In the Historical Centre (Vologda Kremlin)

Archbishop's Court

The Archbishop's Court was established within the Vologda Kremlin between 1671 and 1675 to serve as the residence and administrative centre. Since the walls of the Vologda Kremlin no longer survive many people actually mistake the Archbishop's Court for the kremlin itself as the court is surrounded by monastery walls. Inside the court you can find some of the oldest surviving stone buildings of the city dating from the mid-17th century. A second wave of construction took place in the mid-18th century on the orders of Archbishop Iosif the Golden, which gave the court its present-day appearance. In 1923 the court was nationalised and it became the base of the Vologda State Historical, Architectural and Art Museum-Reserve, which it remains to this day. The court's buildings are now used to hold exhibitions on various themes.

Resurrection Cathedral (Art Gallery)

Standing in the north-eastern corner of the court is the Resurrection Church, which was built between 1772 and 1776 to serve as a heated winter church as opposed to the cold summer church of St Sophia's Cathedral. The cathedral is baroque in style and oval in form which a large central dome surrounded by four smaller ones. The cathedral was closed in 1923 and used to hold the museum-reserve's Art Gallery.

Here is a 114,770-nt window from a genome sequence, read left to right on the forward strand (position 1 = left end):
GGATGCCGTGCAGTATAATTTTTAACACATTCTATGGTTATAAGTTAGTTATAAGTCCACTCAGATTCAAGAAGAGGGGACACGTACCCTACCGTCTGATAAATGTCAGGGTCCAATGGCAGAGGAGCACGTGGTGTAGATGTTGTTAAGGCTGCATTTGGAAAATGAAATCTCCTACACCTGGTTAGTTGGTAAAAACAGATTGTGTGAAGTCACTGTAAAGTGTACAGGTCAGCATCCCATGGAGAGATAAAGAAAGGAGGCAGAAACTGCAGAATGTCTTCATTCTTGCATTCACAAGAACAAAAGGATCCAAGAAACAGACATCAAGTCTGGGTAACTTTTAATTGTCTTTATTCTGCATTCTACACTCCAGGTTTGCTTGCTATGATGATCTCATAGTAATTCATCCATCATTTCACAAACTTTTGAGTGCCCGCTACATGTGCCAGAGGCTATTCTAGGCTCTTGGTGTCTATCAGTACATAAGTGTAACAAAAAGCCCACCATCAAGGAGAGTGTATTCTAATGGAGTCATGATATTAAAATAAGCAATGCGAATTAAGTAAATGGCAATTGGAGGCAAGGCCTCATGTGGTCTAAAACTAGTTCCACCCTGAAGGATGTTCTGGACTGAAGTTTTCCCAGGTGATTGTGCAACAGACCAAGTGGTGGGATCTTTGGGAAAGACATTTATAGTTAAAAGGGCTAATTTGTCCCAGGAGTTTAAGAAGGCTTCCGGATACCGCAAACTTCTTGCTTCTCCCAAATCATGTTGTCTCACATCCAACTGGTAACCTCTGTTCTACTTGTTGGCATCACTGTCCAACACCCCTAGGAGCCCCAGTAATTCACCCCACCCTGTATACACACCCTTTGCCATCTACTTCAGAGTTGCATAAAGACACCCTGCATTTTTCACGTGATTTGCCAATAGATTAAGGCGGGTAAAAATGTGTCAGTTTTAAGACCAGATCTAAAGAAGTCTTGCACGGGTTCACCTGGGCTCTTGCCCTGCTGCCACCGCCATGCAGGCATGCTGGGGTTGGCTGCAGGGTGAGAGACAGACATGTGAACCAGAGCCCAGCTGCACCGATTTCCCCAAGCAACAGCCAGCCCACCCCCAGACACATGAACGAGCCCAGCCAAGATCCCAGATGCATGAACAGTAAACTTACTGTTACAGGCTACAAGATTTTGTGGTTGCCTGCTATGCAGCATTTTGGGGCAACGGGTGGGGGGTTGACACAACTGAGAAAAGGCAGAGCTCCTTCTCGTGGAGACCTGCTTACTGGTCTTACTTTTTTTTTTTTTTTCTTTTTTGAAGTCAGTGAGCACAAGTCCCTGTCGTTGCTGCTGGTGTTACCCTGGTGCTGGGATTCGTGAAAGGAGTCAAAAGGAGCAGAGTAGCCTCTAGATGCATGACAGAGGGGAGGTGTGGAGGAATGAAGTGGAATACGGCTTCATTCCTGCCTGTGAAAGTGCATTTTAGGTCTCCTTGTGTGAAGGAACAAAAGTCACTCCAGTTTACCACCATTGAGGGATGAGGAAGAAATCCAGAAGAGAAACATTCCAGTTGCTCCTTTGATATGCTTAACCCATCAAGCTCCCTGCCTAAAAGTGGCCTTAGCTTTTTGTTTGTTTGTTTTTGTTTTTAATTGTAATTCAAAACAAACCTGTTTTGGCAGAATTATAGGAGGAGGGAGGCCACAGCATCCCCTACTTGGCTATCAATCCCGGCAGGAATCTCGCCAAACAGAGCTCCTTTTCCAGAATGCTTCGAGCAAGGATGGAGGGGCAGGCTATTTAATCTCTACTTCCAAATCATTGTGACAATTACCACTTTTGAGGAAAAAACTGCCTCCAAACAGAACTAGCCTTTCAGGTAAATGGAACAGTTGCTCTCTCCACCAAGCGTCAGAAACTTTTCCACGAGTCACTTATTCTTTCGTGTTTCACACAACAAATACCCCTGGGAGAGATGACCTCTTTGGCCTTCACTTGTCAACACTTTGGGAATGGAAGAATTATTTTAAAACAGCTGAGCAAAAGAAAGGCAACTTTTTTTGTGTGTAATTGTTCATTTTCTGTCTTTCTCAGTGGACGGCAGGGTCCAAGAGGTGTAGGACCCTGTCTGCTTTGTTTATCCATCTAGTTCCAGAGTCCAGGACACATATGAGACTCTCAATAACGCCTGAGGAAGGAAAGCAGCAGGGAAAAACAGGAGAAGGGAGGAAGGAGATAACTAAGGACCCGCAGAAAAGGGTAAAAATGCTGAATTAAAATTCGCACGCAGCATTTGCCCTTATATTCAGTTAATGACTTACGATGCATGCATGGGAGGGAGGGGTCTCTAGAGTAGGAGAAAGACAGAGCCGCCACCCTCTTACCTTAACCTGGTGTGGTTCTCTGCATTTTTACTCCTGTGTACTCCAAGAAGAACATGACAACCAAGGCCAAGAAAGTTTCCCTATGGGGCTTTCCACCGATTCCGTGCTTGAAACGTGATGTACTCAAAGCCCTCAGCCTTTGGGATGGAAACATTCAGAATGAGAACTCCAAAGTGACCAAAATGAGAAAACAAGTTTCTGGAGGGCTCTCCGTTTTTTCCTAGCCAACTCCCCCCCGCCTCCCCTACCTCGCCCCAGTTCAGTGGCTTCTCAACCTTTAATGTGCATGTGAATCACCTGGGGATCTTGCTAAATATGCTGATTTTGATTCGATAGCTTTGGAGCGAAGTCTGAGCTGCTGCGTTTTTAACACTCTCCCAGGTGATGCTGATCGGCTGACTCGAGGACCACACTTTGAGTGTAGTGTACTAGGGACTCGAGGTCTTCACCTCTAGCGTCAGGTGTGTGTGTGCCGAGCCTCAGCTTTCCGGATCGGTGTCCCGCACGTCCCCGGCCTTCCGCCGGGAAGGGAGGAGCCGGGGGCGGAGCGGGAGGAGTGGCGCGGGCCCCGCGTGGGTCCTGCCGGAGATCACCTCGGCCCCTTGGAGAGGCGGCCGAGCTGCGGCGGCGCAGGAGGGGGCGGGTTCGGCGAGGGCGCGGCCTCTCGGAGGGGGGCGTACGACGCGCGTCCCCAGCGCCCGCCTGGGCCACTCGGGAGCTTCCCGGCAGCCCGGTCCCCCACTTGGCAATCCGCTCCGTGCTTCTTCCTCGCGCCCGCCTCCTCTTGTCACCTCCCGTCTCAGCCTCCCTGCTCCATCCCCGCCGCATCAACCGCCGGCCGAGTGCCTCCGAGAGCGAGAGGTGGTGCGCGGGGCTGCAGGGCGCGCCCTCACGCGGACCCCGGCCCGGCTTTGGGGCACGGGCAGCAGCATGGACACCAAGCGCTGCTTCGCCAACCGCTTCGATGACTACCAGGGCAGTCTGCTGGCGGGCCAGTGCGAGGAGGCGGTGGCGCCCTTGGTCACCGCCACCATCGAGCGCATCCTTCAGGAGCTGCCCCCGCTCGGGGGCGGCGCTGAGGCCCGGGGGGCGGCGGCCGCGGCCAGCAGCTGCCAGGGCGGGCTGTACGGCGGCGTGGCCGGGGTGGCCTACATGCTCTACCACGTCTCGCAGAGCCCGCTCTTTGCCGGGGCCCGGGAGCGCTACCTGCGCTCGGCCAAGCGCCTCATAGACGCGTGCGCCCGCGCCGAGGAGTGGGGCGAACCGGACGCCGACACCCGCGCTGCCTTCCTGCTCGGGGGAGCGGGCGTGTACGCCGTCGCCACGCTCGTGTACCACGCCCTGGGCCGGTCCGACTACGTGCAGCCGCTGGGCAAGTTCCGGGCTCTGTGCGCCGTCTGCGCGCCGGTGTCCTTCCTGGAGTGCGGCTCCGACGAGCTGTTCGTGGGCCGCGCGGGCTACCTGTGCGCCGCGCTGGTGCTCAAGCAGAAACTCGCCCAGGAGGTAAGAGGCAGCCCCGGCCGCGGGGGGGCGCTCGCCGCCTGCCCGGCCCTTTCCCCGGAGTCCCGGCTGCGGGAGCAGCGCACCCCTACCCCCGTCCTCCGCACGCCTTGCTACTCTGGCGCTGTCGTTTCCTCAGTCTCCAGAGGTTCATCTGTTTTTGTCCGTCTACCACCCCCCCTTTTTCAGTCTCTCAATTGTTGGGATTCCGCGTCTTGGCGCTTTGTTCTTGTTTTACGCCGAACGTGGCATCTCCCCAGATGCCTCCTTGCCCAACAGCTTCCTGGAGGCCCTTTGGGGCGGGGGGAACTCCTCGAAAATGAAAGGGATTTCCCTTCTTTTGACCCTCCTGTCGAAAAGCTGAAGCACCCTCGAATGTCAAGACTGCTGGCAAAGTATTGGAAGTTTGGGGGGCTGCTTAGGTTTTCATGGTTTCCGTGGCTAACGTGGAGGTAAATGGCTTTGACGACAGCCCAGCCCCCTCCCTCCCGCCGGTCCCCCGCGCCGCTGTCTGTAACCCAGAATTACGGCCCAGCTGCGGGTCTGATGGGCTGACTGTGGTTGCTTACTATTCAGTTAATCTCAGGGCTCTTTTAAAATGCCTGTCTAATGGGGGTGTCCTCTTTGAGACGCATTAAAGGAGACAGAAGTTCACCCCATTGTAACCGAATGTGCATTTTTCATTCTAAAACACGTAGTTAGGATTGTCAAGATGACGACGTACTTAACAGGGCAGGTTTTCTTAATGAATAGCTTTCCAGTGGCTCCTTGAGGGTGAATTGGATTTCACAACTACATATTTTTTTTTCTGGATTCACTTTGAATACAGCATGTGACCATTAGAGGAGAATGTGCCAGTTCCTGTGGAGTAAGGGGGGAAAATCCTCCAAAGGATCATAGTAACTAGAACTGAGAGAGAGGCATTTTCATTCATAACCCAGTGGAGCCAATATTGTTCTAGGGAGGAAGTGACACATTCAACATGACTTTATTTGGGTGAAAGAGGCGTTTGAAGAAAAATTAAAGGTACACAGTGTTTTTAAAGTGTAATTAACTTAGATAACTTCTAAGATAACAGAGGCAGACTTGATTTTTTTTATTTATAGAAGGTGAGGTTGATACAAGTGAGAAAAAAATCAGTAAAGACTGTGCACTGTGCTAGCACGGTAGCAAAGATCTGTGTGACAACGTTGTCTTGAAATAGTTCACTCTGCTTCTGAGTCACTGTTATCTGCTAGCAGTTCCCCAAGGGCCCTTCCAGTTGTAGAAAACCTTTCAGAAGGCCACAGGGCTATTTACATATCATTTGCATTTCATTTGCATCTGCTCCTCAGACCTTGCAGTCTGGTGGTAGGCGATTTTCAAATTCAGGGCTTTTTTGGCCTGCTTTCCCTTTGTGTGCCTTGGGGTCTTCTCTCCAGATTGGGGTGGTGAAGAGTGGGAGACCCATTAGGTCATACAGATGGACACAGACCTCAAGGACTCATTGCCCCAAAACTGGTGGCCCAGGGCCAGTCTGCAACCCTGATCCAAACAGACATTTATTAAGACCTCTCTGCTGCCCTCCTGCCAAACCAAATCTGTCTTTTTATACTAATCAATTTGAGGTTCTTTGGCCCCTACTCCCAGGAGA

Simonovsky Building and the Nativity of Christ Church (Nature and History Departments)

In the north-western corner you will find the Simovsky Building which incorporates the Nativity of Christ Church. The complex was built between 1669 and 1670 and consists of a large three-story building which accommodated the bishop and monks who lived at the residence. Today the complex holds the nature-reserve's Nature and History Departments.

Iosifovsky Building

The Iosifovsky Builing is named after Archbishop Iosif the Golden who oversaw much of the construction work at the court in the mid-17th century. The Iosifovsky Building was built between 1764 and 1769 and its exterior has survived almost in its original form. The building served as the residence of the bishop and inside several traditional Russian ovens have survived which are beautifully decorated with tiles. The building also has a gallery displaying portraits of archbishops of Vologda.

Three-Storied Building (Art Departments)

The long building running along the eastern wall to the south of the Resurrection Cathedral is known as the Three-Storied Building, which once held a Slavic-Latin school and residential quarters. Today it houses three art departments: Ancient Culture which displays icons from the 16th to 18th century, Vologda Art and Crafts which details the various forms of handicraft for which Vologda is known and Folk Art which has examples of traditional clothes and items of the people of the Russian North.

Location Ulitsa Sergeya Orlova
Clock 10:00 - 17:00. Closed on Mondays, Tuesday and Wednesdays.